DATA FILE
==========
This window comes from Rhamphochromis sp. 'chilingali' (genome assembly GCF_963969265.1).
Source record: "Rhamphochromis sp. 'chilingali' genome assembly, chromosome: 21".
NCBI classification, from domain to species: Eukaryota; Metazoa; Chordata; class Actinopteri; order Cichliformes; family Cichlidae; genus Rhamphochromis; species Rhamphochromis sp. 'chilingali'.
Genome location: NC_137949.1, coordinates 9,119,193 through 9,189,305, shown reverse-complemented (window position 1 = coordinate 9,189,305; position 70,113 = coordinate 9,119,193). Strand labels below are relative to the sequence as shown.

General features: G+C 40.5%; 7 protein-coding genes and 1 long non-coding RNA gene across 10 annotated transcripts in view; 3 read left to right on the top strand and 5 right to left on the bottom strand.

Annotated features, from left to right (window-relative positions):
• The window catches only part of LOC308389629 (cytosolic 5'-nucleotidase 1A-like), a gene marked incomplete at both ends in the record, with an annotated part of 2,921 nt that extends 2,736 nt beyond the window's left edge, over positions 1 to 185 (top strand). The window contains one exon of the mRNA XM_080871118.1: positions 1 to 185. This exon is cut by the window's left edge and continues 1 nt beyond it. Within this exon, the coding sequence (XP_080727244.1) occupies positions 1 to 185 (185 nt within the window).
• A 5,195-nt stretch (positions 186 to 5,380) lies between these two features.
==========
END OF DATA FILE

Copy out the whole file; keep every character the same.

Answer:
This window comes from Rhamphochromis sp. 'chilingali' (genome assembly GCF_963969265.1).
Source record: "Rhamphochromis sp. 'chilingali' genome assembly, chromosome: 21".
NCBI classification, from domain to species: Eukaryota; Metazoa; Chordata; class Actinopteri; order Cichliformes; family Cichlidae; genus Rhamphochromis; species Rhamphochromis sp. 'chilingali'.
Genome location: NC_137949.1, coordinates 9,119,193 through 9,189,305, shown reverse-complemented (window position 1 = coordinate 9,189,305; position 70,113 = coordinate 9,119,193). Strand labels below are relative to the sequence as shown.

General features: G+C 40.5%; 7 protein-coding genes and 1 long non-coding RNA gene across 10 annotated transcripts in view; 3 read left to right on the top strand and 5 right to left on the bottom strand.

Annotated features, from left to right (window-relative positions):
• The window catches only part of LOC308389629 (cytosolic 5'-nucleotidase 1A-like), a gene marked incomplete at both ends in the record, with an annotated part of 2,921 nt that extends 2,736 nt beyond the window's left edge, over positions 1 to 185 (top strand). The window contains one exon of the mRNA XM_080871118.1: positions 1 to 185. This exon is cut by the window's left edge and continues 1 nt beyond it. Within this exon, the coding sequence (XP_080727244.1) occupies positions 1 to 185 (185 nt within the window).
• A 5,195-nt stretch (positions 186 to 5,380) lies between these two features.